Baltimore’s extensive streetcar network tied Harlem Park to neighborhoods across the city with regular service along Edmondson Avenue. But in the 1940s, fast growing suburbs and an increasing number of drivers inspired city planners to push for the construction of an “East-West Expressway” through Harlem Park and neighborhoods all along Franklin Street. West Baltimore residents responded by organizing the Relocation Action Movement, and joined with anti-highway activists from East Baltimore to form the Movement Against Destruction. In the late 1960s, despite growing opposition, the city demolished over a dozen blocks of homes and businesses between downtown to the present day site of the West Baltimore MARC Station.

Illustration from "Study for East-West Expressway," Volume 2, Sheet 3 (1960). Courtesy JScholarship.
Illustration from “Study for East-West Expressway,” Volume 2, Sheet 3 (1960). Courtesy JScholarship.

In the early 1970s, highway officials built a nearly two-mile long segment of the planned highway but mounting protests finally forced the city to abandon efforts to continue construction through Greater Rosemont and Leakin Park. The one-mile stretch of expressway that was completed with such controversy and such cost (economic as well as social) was being called “The Road to Nowhere.” Fortunately, the Red Line route will use the highway right of way to reconnect this stretch of West Baltimore back to the city.

Harlem Park Elementary/Middle School

Built in the early 1960s, the Harlem Park Elementary/Middle School was controversial throughout its planning and construction. Initial efforts to locate the school within Harlem Park met with stiff resistance by the NAACP and others defending the park as one of only a few green spaces in the city’s segregated black neighborhoods. The school site shifted to require the the condemnation of three full blocks of homes located immediately north of the park. The $5,300,000 school complex, designed by architects Taylor & Fisher, still ultimately took half the park for recreational fields.

Alley Houses to Inner Block Parks


One of the most ambitious elements of the urban renewal plan for Harlem Park was the city’s goal of demolishing the hundreds of four and five-room houses on Woodyear Street, Vincent Street and other back alleys. Decades of neglect created difficult conditions for tenants. Some houses still lacked indoor toilets or other plumbing facilities. The neighborhood’s urban renewal plan (adopted in 1961) envisioned replacing these homes with 29 small parks and playgrounds. Demolition started in the 1960s, requiring the relocation of hundreds of local residents, but development of the parks proceeded slowly. Debate over which city agency should maintain the parks contributed to their disuse. Neighborhood residents also reflected that the culture of socializing on the front steps of Baltimore rowhouses conflicted with the isolated location of the parks at the backs of houses.

1960s – 2000s: Organizing and Activism

Over the last 30 years, Harlem Park has struggled with job loss, poverty, and vacant housing. As with the generation before, neighborhood residents faced these challenges with courage and creativity. The historic Sellers Mansion at 801 N. Arlington Avenue was converted into the headquarters for an innovative recreational program in the 1960s. Local churches helped build more affordable senior housing including St. James Terrace Apartments in 1960 and N.M. Carroll Manor in 1978. Activists won support for new community services with the Lafayette Square Center opened in 1974 at Lafayette Avenue and Gilmor Street. Residents today continue to work with city leaders and partners to preserve Harlem Park’s rich history and build a bright future.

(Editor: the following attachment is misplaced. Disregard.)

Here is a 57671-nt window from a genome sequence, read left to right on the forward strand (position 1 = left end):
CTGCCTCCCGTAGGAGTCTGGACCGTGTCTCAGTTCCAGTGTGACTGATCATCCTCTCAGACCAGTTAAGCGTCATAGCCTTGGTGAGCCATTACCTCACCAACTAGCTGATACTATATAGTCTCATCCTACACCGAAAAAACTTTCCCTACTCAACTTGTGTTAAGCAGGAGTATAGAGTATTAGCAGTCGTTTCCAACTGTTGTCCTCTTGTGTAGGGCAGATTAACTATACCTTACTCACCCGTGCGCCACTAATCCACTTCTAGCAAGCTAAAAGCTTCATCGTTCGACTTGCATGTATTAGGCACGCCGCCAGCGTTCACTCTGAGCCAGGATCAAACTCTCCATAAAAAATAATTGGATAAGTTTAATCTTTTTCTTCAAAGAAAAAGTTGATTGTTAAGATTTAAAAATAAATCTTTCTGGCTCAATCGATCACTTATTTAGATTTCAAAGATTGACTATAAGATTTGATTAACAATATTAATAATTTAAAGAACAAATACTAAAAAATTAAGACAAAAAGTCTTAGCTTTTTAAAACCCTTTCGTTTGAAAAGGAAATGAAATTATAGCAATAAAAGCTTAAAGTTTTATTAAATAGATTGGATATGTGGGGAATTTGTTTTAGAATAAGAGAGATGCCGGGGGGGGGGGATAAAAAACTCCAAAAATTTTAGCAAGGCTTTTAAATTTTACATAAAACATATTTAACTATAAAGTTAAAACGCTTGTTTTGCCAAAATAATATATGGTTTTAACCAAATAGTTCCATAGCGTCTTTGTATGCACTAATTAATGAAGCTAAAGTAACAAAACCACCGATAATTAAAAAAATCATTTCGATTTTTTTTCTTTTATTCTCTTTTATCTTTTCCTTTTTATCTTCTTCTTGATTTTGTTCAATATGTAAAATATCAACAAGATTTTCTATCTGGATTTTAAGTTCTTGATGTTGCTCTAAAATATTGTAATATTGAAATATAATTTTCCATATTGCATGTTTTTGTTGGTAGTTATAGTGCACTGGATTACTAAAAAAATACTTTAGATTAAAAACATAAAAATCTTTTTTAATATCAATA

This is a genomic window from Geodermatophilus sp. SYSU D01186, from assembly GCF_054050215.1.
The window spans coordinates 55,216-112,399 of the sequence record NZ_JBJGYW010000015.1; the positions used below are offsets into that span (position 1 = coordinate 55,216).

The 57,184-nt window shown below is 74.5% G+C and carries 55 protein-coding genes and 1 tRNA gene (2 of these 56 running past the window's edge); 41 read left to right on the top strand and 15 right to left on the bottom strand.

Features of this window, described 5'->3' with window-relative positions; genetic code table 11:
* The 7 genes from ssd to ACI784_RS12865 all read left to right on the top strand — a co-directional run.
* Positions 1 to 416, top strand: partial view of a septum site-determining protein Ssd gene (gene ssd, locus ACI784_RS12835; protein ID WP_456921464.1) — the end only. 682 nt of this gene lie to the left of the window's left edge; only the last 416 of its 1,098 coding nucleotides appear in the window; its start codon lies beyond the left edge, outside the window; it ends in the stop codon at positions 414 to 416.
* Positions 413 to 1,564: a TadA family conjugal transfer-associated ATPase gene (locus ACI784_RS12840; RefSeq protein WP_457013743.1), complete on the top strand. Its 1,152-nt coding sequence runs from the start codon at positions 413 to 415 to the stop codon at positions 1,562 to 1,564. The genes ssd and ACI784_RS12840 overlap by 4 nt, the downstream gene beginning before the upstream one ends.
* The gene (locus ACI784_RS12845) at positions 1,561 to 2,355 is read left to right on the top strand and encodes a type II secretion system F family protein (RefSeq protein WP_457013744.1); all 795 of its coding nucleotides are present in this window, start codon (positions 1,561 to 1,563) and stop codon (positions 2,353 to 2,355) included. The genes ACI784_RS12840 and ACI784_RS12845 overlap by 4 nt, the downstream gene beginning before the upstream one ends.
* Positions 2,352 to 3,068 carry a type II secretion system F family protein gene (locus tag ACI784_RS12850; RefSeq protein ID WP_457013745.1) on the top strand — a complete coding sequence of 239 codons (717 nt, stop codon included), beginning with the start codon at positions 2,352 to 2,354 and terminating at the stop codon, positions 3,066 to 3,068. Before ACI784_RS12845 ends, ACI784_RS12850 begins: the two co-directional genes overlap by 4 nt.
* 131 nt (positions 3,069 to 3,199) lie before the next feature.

Harlem Park Neighborhood Council & the Lafayette Square Association

Activists Carmena F. Watson, Barbara C. Ferguson, and Madeline Pullen meet with Mayor William Donald Schaefer, 1983. Courtesy Digital Maryland, mdaa321.
Activists Carmena F. Watson, Barbara C. Ferguson, and Madeline Pullen meet with Mayor William Donald Schaefer, 1983. Courtesy Digital Maryland, mdaa321.

For decades, community activists have organized residents in Harlem Park and Lafayette Square to advocate for improved public safety, housing and health. Among the hundreds who have supported the neighborhood through the years, a few examples illustrate the different roles local residents played. G. Brook Dozier organized the “Willing Workers Organization,” a Harlem Park block club, in 1955 and continued to teach at Harlem Park Middle School for nearly 30 years. Madeline “Mae” Pullen (resident of 702 Carrollton Avenue) helped to organize the Harlem Park-Lafayette Square Community Association and was remembered by Mayor Kurt Schmoke as the “Mayor” of Harlem Park. Barbara C. Ferguson (resident of 842 N. Carey Street) grew up in the neighborhood and moved back in 1974. Ferguson started her career as a social worker and applied her passion for her community to help found Pius V Housing. Carmena F. Watson (resident of 1103 Harlem Avenue) worked alongside Ferguson and Pullen, and other members of the Harlem Park Neighborhood Council and the Lafayette Square Association. In 1996, Watson succeeded Congressman Elijah Cummings to represent the 44th District in the Maryland House of Delegates.

Operation CHAMP

“I have never seen such abundant, unchanneled, hungry talent. The kids want to learn everything and anything.” Olympic swimmer Donna de Varona, 1966

From the 1960s through the 1980s, Operation Champ offered some of the only recreational programs available to black youth living in West Baltimore neighborhoods. The federally funded program took Olympic and professional athletes into low-income communities in sixteen cities across the United States, including Detroit, Chicago, and Baltimore. Players from the Baltimore Bullets basketball team were employed to teach basketball. Even after federal funding ceased, the city and residents raised funds to continue to program. Operation CHAMP opened on Lafayette Square located in the Sellers Mansion and operated three “mobile units” delivering games and playground equipment of all sorts to neighborhoods across the city. These trucks took over city streets and turned them into pop-up playgrounds for a day.